Severely Affected Patients
A subgroup of ME/CFS patients is affected severely and can be house-bound or even bedbound for weeks or longer. Very severely affected patients experience profound weakness, almost constant pain, severe limitations to physical and mental activity, sensory hypersensitivity (light, touch, sound, smell, and certain foods), and hypersensitivity to medications.
These patients often cannot make office visits, and require in-home assistance and management plans specifically adjusted to their needs by a coordinated care team of providers. Caregivers, who provide ongoing management and the majority of care for patients, are subject to substantial stress and may need additional support.
The subset of severely ill ME/CFS patients who are bedbound requires special attention, including in-home visits and phone/online check-ups, and a modified approach to activity management. Some accommodations for those severely ill from ME/CFS include recumbent wheelchairs, portable cook surfaces, shower chairs and bedpans. For example, they can consider sitting instead of standing when cooking or showering, using a bed-side commode in lieu of walking to the restroom, and taking frequent breaks during activity. The treatment plan for these patients usually includes:
- Creating a very quiet, darkened environment, as this is often helpful to severely affected patients.
- Modifying or limiting physical and mental activity.
- Developing a careful medication and/or supplement plan that is kept to a necessary minimum. It is important to discuss risks and benefits of each medication or supplement. As for all patients, potential for adverse drug interactions should be assessed.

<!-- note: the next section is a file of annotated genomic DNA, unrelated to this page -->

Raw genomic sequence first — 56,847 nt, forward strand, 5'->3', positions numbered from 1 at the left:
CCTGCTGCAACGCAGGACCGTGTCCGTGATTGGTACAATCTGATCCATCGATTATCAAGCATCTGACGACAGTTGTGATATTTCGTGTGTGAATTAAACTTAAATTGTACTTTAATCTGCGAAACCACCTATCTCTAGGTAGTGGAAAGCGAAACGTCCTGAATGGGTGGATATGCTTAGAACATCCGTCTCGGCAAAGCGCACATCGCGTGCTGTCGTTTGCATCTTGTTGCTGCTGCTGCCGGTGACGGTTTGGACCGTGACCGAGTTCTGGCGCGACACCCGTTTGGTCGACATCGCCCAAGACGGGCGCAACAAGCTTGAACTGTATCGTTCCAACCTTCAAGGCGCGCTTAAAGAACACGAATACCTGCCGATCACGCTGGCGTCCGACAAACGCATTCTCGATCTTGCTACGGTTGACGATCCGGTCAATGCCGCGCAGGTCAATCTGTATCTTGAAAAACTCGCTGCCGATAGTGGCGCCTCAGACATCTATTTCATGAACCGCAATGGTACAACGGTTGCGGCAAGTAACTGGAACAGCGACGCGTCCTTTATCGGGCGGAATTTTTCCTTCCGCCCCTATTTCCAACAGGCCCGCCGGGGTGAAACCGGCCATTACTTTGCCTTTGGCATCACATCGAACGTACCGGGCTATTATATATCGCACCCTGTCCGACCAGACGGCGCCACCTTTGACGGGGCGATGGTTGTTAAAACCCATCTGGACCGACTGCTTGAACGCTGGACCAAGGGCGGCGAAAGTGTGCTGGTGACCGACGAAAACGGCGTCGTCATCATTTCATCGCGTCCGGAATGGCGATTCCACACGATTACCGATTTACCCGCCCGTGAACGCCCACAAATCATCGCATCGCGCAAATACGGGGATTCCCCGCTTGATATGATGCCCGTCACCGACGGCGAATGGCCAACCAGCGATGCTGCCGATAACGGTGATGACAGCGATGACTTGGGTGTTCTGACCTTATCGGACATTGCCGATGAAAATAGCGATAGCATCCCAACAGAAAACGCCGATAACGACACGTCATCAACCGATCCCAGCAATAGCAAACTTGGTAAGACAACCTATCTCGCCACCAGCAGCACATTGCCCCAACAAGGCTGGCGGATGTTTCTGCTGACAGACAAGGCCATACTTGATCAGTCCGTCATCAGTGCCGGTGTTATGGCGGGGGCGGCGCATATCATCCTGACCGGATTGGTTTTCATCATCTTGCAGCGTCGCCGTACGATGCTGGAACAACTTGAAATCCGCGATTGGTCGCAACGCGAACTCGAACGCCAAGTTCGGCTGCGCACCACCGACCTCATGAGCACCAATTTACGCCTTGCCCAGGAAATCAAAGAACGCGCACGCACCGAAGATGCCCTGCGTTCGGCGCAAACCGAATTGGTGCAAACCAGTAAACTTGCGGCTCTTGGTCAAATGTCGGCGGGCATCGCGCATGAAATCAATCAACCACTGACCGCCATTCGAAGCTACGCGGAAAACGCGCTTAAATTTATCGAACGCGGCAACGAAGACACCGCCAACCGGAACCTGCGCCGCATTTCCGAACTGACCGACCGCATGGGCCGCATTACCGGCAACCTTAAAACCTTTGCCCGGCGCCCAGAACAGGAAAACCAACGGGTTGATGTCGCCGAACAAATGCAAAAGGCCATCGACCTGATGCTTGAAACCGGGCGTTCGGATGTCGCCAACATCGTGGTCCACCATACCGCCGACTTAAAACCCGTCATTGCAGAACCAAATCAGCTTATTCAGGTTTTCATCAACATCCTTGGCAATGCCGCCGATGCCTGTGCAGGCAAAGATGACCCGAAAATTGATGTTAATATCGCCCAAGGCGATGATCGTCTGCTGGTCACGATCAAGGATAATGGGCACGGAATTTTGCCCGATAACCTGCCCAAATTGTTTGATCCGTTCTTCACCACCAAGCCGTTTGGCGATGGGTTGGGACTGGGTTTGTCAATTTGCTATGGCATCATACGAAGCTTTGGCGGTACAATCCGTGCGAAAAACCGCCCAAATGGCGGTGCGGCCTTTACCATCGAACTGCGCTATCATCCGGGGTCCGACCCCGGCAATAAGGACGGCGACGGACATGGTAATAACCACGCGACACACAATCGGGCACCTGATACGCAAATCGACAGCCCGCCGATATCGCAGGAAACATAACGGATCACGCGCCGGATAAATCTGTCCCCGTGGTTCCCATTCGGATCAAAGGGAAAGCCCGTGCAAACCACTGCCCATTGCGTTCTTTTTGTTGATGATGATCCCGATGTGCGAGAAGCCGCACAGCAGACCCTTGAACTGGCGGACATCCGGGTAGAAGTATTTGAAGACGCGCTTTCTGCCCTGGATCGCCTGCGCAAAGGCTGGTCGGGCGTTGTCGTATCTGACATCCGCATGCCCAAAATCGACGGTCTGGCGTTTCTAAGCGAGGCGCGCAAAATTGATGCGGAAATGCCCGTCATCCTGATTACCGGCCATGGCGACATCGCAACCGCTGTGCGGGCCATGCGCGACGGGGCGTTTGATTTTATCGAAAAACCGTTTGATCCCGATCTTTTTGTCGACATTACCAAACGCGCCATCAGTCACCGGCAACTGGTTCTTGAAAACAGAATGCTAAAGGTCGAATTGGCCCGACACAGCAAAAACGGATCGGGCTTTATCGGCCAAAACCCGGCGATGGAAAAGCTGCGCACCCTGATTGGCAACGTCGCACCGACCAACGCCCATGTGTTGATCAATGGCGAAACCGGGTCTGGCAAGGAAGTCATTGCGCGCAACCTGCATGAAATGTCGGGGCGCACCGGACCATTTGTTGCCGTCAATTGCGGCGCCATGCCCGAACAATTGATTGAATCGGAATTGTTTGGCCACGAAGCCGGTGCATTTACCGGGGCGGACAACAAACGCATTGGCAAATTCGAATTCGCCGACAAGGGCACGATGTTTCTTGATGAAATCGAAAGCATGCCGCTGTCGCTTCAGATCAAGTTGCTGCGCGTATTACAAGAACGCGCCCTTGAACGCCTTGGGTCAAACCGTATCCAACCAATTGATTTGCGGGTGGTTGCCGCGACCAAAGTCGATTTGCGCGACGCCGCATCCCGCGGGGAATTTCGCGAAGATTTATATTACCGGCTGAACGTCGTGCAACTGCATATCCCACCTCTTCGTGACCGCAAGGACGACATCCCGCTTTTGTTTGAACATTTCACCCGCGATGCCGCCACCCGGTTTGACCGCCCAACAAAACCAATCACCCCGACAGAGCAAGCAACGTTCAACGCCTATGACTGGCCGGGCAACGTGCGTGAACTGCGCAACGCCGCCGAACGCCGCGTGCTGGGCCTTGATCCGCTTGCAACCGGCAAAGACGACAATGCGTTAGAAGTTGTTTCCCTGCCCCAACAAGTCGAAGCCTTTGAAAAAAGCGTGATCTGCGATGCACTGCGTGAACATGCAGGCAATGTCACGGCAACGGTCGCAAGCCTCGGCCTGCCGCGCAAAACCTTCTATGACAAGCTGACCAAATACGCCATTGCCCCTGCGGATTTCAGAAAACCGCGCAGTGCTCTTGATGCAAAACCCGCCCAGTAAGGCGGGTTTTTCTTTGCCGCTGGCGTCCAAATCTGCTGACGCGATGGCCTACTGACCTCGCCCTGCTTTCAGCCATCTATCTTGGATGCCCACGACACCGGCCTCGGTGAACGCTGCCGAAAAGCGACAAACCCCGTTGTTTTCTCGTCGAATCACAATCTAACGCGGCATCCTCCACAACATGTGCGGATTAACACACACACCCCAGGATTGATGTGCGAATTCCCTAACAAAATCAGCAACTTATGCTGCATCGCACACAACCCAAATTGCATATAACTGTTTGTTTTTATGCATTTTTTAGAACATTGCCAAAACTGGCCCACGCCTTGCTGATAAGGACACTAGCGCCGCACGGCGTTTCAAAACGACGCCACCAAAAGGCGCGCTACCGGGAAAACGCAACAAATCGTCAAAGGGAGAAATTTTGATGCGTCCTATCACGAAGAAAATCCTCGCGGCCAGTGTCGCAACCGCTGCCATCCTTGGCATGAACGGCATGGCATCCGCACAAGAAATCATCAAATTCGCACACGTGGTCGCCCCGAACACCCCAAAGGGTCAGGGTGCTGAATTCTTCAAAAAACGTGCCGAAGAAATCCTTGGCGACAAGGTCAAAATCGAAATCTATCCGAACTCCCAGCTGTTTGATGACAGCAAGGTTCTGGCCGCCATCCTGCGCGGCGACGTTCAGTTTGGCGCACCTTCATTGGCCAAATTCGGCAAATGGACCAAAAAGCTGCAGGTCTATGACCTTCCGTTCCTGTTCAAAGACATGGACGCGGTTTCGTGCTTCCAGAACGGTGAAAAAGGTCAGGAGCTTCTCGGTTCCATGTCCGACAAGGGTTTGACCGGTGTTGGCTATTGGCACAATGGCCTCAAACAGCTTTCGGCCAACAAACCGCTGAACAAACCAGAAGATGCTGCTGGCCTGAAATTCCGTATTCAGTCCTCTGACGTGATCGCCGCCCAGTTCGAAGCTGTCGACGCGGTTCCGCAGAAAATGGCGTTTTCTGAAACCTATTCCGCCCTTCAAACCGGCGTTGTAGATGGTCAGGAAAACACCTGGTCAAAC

- Providing or referring to counseling to help adjust expectations and deal with feelings of anger, frustration, and despair that can accompany any debilitating illness, including ME/CFS.
- Referring for physical therapy and other home health services when possible.
A realistic goal with severely ill patients is focusing on reducing stiffness and maintaining joint range of motion by passive range-of-motion exercises and gentle stretching (if touch can be tolerated). Hand stretches and picking up and grasping small objects may be all that can be managed by some patients. Help with regular repositioning may be needed to prevent pressure sores in patients unable to turn over in bed. Movement can help maintain range of motion, prevent contractures, and decrease stiffness. Osteoporosis risk can also be a long-term concern. For these and other clinical reasons, it is important to note that complete bed rest, while sometimes necessary, should be reserved for patients with the most severe symptoms.
Disclaimer: The content of this ME/CFS website is for informational purposes only and does not represent a federal guideline or recommendation for the treatment of ME/CFS. The information provided on this website is not intended to be a substitute for the medical judgment of the healthcare provider and does not indicate an exclusive course of action or treatment.